HB 1320, Hospital Community Benefit Accentuality, was amended in the House Health and Insurance Committee on Wednesday, bringing several hospitals into a support position on the bill. The bill’s initial Hospital Community Accountability Boards was replaced with an annual community meeting focused on community benefit. The bill passed 9-2 with bipartisan support and passed the House Appropriations Committee and second reading of the House floor on Saturday. SB 173, Colorado Secure Savings Plan Board, passed the Senate on Monday and moved quickly through House committee. The bill would create a board in the Treasurer’s Office to study several public policy options with the aim of increasing the amount Coloradans are saving for retirement. The bill passed second reading of the House on Saturday and will have a final vote on Monday.
Both the Senate and the House met almost all day on Saturday to work through bills that have been delayed because of their controversial nature or from the various filibusters over the past week. The House finally took a final vote on the proposal to change how the immunization opt-out process works in Colorado. After a few hours of third reading debate, the bill passed on almost a party line vote with Representative Titone voting in opposition to the bill along with the House Republicans. The Senate moved through more than 40 bills in just under five hours which is the fastest they had worked all week. Several controversial bills though were not taken up including HB 1032 Comprehensive Sex Education. As the Senate finished up their work on Saturday evening, they also introduced two new bills – SB 262 and SB 263. SB 262 is a bill from the JBC to transfer $100 million to the HUTF for transportation funding. This bill along with SB 261 contain the provisions of the transportation funding bill that were hashed out during the budget process. SB 263 bumps out the SB18-001 bonding ballot provision from 2019 to 2020 so the state can transfer the second $500 million payment of the SB18-267. The bill also transfers $50 million to help with the SB 267 debt payment. All three bills were heard Saturday evening in the Senate Appropriations Committee and passed with unanimous support.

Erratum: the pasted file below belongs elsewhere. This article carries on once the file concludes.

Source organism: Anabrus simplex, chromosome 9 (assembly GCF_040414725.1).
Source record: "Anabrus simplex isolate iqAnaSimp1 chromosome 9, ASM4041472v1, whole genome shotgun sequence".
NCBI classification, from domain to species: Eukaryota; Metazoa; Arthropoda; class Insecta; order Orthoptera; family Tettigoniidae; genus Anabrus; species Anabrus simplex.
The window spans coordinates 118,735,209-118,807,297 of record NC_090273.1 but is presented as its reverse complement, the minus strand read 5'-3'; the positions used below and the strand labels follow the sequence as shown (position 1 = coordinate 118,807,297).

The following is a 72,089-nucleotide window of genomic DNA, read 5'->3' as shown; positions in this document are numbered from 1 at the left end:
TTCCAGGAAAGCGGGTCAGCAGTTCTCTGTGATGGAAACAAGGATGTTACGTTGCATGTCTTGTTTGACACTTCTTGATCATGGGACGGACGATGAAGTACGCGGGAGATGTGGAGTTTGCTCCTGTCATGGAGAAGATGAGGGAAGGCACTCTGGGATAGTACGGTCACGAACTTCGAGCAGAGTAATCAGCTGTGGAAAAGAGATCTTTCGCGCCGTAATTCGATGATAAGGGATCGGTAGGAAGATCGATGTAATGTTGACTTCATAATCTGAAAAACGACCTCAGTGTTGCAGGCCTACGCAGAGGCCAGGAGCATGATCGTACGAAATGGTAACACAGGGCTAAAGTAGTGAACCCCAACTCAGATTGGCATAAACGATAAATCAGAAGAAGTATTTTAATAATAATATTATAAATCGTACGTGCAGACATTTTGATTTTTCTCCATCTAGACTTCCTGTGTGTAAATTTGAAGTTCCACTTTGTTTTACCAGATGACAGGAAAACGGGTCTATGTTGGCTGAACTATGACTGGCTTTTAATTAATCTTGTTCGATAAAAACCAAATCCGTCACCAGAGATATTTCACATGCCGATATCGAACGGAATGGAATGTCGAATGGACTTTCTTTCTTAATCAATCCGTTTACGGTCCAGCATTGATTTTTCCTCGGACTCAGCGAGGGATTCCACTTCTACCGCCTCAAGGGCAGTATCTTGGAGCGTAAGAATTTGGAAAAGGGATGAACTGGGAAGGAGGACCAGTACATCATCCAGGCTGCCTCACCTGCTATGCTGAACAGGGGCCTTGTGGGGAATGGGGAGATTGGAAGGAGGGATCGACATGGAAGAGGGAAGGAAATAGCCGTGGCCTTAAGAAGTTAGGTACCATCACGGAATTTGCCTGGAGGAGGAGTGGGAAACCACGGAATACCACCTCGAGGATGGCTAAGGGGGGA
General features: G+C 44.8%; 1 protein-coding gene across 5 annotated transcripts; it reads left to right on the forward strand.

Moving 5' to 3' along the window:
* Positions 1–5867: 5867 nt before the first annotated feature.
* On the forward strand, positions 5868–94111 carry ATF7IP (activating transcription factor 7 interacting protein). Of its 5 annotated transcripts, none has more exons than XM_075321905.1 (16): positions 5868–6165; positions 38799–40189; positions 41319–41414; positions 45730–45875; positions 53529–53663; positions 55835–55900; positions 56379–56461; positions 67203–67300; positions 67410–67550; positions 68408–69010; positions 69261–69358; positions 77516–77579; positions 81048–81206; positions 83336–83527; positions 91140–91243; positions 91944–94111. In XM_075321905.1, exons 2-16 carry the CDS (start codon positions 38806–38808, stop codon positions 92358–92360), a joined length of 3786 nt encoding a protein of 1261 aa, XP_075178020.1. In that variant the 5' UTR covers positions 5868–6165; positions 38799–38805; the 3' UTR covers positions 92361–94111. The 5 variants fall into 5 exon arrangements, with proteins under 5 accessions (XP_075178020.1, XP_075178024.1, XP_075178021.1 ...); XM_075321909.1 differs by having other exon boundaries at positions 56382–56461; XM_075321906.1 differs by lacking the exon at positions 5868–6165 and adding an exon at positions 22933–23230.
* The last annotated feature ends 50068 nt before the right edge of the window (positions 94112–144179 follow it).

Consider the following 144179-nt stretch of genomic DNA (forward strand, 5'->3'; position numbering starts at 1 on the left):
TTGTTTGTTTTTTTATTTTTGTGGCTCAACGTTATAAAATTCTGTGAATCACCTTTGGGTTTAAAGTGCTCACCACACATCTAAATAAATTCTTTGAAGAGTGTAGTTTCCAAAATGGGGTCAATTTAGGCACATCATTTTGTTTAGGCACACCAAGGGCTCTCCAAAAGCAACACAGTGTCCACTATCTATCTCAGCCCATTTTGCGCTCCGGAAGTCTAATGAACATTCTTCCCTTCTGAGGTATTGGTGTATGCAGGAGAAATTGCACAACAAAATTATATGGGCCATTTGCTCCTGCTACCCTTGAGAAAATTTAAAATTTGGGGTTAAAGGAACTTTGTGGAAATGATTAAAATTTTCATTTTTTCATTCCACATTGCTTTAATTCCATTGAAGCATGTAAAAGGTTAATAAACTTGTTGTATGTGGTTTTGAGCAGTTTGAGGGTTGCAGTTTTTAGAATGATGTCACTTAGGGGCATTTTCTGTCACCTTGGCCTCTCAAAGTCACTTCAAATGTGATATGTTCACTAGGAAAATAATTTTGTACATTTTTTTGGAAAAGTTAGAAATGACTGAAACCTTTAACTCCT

Bills of the week